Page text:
In addition to their work with young women, Dell’s WIA collectively donated over $100,000 and provided over 20,000 food servings to low-income families in 2018. In 2018, they launched an initiative called Dell Career ReStart, which brings technical talent, predominantly women, back into the workforce after a career break.
At Freddie Mac, they launched a new GREEN ERG connecting environmentally conscious employees with corporate services, building on an existing corporate initiative to promote recycling and sustainable practices.
In their first year of existence, GREEN eliminated disposable paper cups from all Freddie Mac cafes and across 70 pantries resulting in the elimination of 2.1 million disposable cups from landfills. Their efforts have also supported the recycling of more than 10,000 tons of materials such as paper, construction materials, compost materials and more.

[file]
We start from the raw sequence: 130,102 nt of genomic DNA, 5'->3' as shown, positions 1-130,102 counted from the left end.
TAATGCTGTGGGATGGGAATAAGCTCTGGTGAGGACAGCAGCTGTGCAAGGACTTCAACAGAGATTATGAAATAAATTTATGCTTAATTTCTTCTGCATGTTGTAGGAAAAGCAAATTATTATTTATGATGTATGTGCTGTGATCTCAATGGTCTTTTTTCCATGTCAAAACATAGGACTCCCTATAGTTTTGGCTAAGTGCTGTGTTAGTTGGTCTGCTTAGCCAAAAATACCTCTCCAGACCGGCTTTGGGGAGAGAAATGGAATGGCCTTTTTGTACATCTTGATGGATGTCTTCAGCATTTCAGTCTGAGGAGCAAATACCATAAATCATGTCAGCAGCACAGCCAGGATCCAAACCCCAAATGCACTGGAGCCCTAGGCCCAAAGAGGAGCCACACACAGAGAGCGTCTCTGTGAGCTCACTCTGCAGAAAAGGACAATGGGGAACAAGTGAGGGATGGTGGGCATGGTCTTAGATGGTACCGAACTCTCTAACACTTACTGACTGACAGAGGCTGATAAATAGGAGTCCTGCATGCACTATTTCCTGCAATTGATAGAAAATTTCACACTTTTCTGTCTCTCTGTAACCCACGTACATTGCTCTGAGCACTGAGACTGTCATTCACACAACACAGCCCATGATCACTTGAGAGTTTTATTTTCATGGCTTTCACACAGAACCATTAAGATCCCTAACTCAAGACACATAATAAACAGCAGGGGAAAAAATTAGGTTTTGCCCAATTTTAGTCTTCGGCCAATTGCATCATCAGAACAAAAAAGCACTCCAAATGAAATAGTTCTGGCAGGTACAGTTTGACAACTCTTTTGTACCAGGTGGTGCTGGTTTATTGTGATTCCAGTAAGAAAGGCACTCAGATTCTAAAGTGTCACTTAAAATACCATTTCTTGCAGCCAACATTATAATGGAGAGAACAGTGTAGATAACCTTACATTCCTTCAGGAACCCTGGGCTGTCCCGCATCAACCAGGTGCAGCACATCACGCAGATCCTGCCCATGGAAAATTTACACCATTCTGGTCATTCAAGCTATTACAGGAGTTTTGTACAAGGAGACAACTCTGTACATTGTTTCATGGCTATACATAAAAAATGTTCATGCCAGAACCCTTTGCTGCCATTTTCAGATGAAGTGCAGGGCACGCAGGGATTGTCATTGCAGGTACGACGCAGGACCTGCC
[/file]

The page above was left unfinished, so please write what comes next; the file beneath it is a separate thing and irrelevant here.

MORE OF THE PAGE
Of Freddie Mac’s total waste, 58 percent is recycled, which has translated into saving 1.170 million gallons of water from mercury and waste contamination, the preservation of one million gallons of water through paper recycling, saving 756 barrels of oil and saving over 1,470 cubic yards of landfill space. Most recently, a new volunteer-run recycling program on campus has collected and recycled 10,000 plastic bags on campus.
The ERG also helped Freddie Mac expand its community partnerships resulting in the donation of eight tons of food to local food rescues and the donation of six tons of compost to local farmers in their community. A new partnership with JK Moving Community Farm in Purcellville produces food for insecure families in local communities by donating nutrient rich compost material.
Winner: Hispanic/Latino Organization for Leadership and Advancement (HOLA), Bank of America Winner: All ERGs, Edward Jones